I've been leafing through the new Penguin edition of The Lore of the Land by Jennifer Westwood and Jacqueline Simpson, a fantastic compendium of England's folk and fairy tales. County by county, and sometimes village by village, there's all the scary paraphernalia of local myth and legend, complete with headless horsemen, demon barbers, incarcerated virgins, buried treasure, talking skulls, will-o'-the-wisps, the lot. You come away thinking: "Gosh, what a credulous, easily spooked bunch of fraidy-cats the English have always been."
Sometimes, however, they had every right to be scared. Some of the mythical figures in the book were petrifying. Like Spring-Heeled Jack, who terrorised Londoners in the 1830s. He first appeared in September 1837, in Barnes and surrounding districts, dressed as "a ghost, a bear or a devil" who - apparently egged on by unscrupulous upper-class friends - would enter the gardens of suburban gentlemen "for the purpose of alarming the inmates of the house," wrote The Times, regretfully reporting that "the unmanly villain has succeeded in depriving seven ladies of their senses".
More reports and complaints poured in from all over London, and a clearer picture emerged. He was a man dressed in a tight-fitting white costume, like an oilskin; he wore a helmet, large claw-like gloves and boots fitted with compressed springs, with which he could leap over garden walls before shouting "Boo!" to the quaking householders.
Vigilantes kept an eye out for him as he terrorised whole neighbourhoods. A girl called Jane Alsop opened her front door in Bearbinder Lane, Bow in February 1838, and found a man there who said he was a police officer. As she looked for a candle, he suddenly vomited blue and white flames and tore at her dress and her hair with his frightful claws. She said the hands were "metallic" and his eyes were like balls of fire. Rewards were offered for his capture. Lots of people stayed home that spring, with their doors locked.
Nobody could decide whether he was a madman, a prankster or somebody doing it just for a bet. He was never caught, but he was taken up by penny dreadfuls and had many adventures.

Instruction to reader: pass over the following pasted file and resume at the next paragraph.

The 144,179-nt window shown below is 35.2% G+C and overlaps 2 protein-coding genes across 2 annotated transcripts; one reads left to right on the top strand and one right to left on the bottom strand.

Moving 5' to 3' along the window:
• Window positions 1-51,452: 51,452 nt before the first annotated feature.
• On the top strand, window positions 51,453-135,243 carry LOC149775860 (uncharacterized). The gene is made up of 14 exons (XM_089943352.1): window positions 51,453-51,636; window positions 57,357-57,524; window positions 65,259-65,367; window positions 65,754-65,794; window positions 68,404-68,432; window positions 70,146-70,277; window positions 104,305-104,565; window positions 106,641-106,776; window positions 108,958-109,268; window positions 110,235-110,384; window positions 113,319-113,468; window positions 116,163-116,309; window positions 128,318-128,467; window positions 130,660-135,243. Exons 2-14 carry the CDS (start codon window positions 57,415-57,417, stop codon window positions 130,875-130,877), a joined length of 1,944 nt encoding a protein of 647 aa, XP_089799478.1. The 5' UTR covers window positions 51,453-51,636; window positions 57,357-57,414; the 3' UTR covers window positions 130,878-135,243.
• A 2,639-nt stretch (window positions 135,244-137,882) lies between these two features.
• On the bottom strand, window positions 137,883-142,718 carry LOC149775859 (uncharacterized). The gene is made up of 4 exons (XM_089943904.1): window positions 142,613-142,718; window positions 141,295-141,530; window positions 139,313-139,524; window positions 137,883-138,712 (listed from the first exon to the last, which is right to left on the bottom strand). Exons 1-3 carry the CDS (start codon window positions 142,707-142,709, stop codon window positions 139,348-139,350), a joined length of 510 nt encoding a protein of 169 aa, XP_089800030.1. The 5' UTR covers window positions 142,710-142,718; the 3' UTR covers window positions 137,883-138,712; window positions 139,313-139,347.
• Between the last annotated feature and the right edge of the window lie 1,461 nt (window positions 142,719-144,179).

A scary figure - but a familiar one. Not only is he the obvious forerunner of Batman, Spiderman and their lycra-clad brotherhood; he also resembles, in some respects, the Leader of the House of Commons. Throughout his career, Spring-Heeled Jack Straw has made a habit of suddenly appearing, in a weird, demonic fashion, to terrorise mild and decent voters. In 1966, he went to Chile, a radical firebrand fronting a student union visit which quickly disintegrated into faction-fighting; he was named "the chief troublemaker, acting with malice aforethought" by the British Council in Santiago.
When he became shadow Home Secretary, he routinely sprang to the dispatch box in the Commons, promising to scare the living daylights out of "aggressive beggars, winos and squeegee merchants". Oo-er.
And then, as Home Secretary, he breathed blue and white flames against terrorists and tried to increase police powers against them. In his Blackburn constituency, he became famous for popping up out of the blue, just before elections, standing on a soapbox in the high street and striking terror into the locals with his strangely hesitant debating technique.
Now, after a period of silence, he's suddenly appeared again (ta-dah!), asking ladies to unveil their noses and mouths to allow for easier communication (yeah, right) and, according to a lady on Radio Ramadan, telling them off if they refuse. He now has the country in uproar about alien dress codes.
Is he a villain? Is he a prankster? Is he doing it for a bet? Well no, actually. Straw is a very enlightened Islamophile. In 1987, as shadow Education Secretary, he argued that Muslim schools should be allowed to enter the state system, and demonstrated that Muslim women had enjoyed property rights centuries before their European sisters. He's not really trying to scare the country into action. But I still think someone should check the soles of his boots, just to be sure...
Geordie Greig's Tatler magazine continues its remarkable series of scoop interviews (Tom Wolfe, Jerry Hall, Madonna) with some revelations about Lucian Freud, the octogenarian painter and enviably successful ladies' man. He has never, it seems, been without a queue of willing girlfriends, except for the occasions when he contracted syphilis and, with scarcely believable restraint, knocked off the sex for a couple of weeks.
So what is it about these goatish old painters - Picasso, Augustus John, Matisse, Freud - that they can persuade attractive women to sleep with them at the end of their lives? I have a theory. Over the years, in hundreds of studio encounters, they have learnt how to make women relax in their company for hours on end - learnt some subtle, transgendered, soft, cooing, harmless lingua franca of connection and empathy that works, whether they're dealing with (as it were) Kate Moss or Elizabeth Windsor. That must be it. It's a form of hypnotism.
And then one reads what the great man has to say about seduction. According to the article, eligible females are required to approach him and instantly reciprocate his romantic gestures. "I need rather instant reciprocation," he says.
Well, eeeeeuuwww, as the children tend to say nowadays when told of gross (grown-up) behaviour. When translated into spoken English, this seems to mean that girls are supposed to come to him, like supplicants before a throne, and if he likes the look of one, he'll say: "Hello darling. Fancy a shag? Right this minute, obviously, before I go off the idea." Ah, the sacred mysteries of the aesthetic vision...Reuse content